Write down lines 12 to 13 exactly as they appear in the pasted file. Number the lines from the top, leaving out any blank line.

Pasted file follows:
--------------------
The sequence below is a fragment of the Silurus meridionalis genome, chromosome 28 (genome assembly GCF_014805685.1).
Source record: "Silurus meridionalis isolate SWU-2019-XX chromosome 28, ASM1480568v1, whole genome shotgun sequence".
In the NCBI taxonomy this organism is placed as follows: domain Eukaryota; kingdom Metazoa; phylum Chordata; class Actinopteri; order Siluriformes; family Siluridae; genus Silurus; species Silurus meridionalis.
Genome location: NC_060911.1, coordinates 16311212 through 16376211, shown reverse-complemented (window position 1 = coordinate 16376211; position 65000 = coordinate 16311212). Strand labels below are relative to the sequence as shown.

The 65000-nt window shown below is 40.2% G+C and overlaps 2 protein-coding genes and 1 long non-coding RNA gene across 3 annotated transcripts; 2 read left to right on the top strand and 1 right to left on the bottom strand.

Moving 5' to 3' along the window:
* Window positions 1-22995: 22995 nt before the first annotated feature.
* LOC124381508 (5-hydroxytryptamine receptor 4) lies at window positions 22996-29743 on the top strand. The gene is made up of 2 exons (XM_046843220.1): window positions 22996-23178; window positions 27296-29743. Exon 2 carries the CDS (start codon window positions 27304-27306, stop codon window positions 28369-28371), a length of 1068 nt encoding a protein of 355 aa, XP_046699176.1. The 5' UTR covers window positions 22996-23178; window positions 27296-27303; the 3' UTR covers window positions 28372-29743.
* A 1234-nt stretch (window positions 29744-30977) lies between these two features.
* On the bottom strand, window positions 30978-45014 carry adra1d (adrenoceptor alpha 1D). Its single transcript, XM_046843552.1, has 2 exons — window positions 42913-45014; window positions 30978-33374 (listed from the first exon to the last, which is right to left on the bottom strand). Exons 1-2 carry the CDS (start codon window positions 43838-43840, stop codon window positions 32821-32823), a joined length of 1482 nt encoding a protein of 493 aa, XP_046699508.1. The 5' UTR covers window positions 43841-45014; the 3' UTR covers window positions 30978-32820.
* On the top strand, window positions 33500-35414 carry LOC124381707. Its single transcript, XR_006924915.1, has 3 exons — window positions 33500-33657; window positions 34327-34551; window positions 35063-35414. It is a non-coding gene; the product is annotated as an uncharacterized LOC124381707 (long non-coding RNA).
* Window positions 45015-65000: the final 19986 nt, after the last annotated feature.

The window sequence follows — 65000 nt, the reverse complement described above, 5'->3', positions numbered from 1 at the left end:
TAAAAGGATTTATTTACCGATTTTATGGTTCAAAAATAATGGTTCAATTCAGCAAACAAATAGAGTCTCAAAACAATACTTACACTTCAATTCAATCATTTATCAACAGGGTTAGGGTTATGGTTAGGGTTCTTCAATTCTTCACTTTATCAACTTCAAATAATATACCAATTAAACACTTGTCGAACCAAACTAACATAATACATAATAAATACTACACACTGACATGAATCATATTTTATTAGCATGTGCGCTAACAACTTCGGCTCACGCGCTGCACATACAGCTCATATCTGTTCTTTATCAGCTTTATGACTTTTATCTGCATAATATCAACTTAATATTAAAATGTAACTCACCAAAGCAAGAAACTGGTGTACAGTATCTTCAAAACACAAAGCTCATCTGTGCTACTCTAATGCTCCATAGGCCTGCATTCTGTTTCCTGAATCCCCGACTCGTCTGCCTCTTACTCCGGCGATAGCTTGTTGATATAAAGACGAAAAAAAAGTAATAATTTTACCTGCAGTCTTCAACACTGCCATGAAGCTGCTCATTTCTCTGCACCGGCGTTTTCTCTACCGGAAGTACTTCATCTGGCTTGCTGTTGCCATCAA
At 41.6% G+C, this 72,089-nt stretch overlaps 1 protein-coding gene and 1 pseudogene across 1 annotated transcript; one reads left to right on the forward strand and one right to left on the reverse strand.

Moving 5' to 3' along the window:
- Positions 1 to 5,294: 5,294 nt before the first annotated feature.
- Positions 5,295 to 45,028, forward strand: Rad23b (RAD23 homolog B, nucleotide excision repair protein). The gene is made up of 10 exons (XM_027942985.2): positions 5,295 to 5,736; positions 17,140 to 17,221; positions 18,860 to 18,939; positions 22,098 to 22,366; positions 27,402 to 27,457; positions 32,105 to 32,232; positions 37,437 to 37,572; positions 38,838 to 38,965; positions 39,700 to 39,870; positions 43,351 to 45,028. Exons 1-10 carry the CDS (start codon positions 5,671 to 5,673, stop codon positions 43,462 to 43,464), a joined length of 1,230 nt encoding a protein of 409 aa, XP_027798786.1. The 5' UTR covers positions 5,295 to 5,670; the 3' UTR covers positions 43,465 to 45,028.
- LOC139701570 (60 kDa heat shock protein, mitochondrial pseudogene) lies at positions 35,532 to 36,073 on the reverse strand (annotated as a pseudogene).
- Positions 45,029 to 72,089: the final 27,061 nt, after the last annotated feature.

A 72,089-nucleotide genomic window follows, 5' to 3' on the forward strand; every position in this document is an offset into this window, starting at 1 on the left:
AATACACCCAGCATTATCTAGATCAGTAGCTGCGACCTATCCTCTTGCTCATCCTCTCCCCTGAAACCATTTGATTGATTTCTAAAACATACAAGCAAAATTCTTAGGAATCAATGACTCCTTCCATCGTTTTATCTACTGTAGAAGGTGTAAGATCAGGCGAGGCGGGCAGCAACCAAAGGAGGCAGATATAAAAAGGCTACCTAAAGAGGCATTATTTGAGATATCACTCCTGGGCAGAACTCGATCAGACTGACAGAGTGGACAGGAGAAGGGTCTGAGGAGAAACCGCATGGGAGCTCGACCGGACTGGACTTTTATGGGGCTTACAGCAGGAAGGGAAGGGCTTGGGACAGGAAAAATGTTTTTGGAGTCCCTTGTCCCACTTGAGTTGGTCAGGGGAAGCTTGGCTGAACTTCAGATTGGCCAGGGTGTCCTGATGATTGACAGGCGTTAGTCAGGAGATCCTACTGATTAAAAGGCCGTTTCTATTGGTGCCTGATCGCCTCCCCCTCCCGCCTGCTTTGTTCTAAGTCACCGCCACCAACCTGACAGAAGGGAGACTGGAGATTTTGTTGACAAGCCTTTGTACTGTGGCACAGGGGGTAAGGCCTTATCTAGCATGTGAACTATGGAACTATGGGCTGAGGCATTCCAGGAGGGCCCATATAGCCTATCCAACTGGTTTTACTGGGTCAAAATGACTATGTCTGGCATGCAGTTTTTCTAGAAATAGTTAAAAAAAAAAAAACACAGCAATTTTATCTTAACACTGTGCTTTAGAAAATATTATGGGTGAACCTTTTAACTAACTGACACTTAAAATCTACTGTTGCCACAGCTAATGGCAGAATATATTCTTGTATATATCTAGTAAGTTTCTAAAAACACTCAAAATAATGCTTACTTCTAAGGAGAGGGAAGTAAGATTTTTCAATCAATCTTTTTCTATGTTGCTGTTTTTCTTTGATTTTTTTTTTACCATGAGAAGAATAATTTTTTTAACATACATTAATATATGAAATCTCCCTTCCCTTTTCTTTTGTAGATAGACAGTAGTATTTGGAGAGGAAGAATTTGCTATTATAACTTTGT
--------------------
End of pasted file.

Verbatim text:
* Window positions 45015-65000: the final 19986 nt, after the last annotated feature.

The window sequence follows — 65000 nt, the reverse complement described above, 5'->3', positions numbered from 1 at the left end: